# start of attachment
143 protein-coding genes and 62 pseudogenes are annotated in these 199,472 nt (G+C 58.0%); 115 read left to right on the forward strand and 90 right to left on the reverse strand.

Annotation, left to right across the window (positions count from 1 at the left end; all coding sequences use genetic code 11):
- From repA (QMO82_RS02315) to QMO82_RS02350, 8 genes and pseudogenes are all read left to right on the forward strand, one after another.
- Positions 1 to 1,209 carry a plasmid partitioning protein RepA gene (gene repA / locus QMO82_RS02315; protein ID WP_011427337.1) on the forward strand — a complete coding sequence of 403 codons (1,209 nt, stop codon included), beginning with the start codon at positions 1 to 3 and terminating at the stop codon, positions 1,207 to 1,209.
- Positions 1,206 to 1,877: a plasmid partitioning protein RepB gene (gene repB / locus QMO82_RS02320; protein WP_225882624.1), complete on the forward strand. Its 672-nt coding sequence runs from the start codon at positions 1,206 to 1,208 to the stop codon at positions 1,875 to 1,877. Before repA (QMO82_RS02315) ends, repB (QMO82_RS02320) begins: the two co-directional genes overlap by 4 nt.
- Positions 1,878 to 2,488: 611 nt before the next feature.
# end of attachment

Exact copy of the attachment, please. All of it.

143 protein-coding genes and 62 pseudogenes are annotated in these 199,472 nt (G+C 58.0%); 115 read left to right on the forward strand and 90 right to left on the reverse strand.

Annotation, left to right across the window (positions count from 1 at the left end; all coding sequences use genetic code 11):
- From repA (QMO82_RS02315) to QMO82_RS02350, 8 genes and pseudogenes are all read left to right on the forward strand, one after another.
- Positions 1 to 1,209 carry a plasmid partitioning protein RepA gene (gene repA / locus QMO82_RS02315; protein ID WP_011427337.1) on the forward strand — a complete coding sequence of 403 codons (1,209 nt, stop codon included), beginning with the start codon at positions 1 to 3 and terminating at the stop codon, positions 1,207 to 1,209.
- Positions 1,206 to 1,877: a plasmid partitioning protein RepB gene (gene repB / locus QMO82_RS02320; protein WP_225882624.1), complete on the forward strand. Its 672-nt coding sequence runs from the start codon at positions 1,206 to 1,208 to the stop codon at positions 1,875 to 1,877. Before repA (QMO82_RS02315) ends, repB (QMO82_RS02320) begins: the two co-directional genes overlap by 4 nt.
- Positions 1,878 to 2,488: 611 nt before the next feature.